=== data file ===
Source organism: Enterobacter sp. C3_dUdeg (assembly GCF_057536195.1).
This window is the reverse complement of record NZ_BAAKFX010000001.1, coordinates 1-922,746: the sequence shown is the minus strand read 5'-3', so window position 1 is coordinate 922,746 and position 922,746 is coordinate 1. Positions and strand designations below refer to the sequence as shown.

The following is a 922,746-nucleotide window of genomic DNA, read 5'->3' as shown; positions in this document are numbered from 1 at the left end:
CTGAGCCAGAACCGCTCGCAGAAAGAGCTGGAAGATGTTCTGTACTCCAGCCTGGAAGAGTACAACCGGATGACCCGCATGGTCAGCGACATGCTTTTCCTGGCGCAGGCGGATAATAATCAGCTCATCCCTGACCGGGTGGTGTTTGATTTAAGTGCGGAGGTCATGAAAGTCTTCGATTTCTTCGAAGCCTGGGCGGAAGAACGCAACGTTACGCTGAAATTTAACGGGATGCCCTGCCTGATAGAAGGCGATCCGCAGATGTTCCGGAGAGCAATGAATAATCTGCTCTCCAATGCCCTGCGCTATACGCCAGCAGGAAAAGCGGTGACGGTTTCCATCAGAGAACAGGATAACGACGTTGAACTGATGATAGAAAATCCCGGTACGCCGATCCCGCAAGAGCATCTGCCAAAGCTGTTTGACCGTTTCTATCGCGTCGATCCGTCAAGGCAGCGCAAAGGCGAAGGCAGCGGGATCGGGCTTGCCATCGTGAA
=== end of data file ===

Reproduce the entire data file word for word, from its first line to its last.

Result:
Source organism: Enterobacter sp. C3_dUdeg (assembly GCF_057536195.1).
This window is the reverse complement of record NZ_BAAKFX010000001.1, coordinates 1-922,746: the sequence shown is the minus strand read 5'-3', so window position 1 is coordinate 922,746 and position 922,746 is coordinate 1. Positions and strand designations below refer to the sequence as shown.

The following is a 922,746-nucleotide window of genomic DNA, read 5'->3' as shown; positions in this document are numbered from 1 at the left end:
CTGAGCCAGAACCGCTCGCAGAAAGAGCTGGAAGATGTTCTGTACTCCAGCCTGGAAGAGTACAACCGGATGACCCGCATGGTCAGCGACATGCTTTTCCTGGCGCAGGCGGATAATAATCAGCTCATCCCTGACCGGGTGGTGTTTGATTTAAGTGCGGAGGTCATGAAAGTCTTCGATTTCTTCGAAGCCTGGGCGGAAGAACGCAACGTTACGCTGAAATTTAACGGGATGCCCTGCCTGATAGAAGGCGATCCGCAGATGTTCCGGAGAGCAATGAATAATCTGCTCTCCAATGCCCTGCGCTATACGCCAGCAGGAAAAGCGGTGACGGTTTCCATCAGAGAACAGGATAACGACGTTGAACTGATGATAGAAAATCCCGGTACGCCGATCCCGCAAGAGCATCTGCCAAAGCTGTTTGACCGTTTCTATCGCGTCGATCCGTCAAGGCAGCGCAAAGGCGAAGGCAGCGGGATCGGGCTTGCCATCGTGAA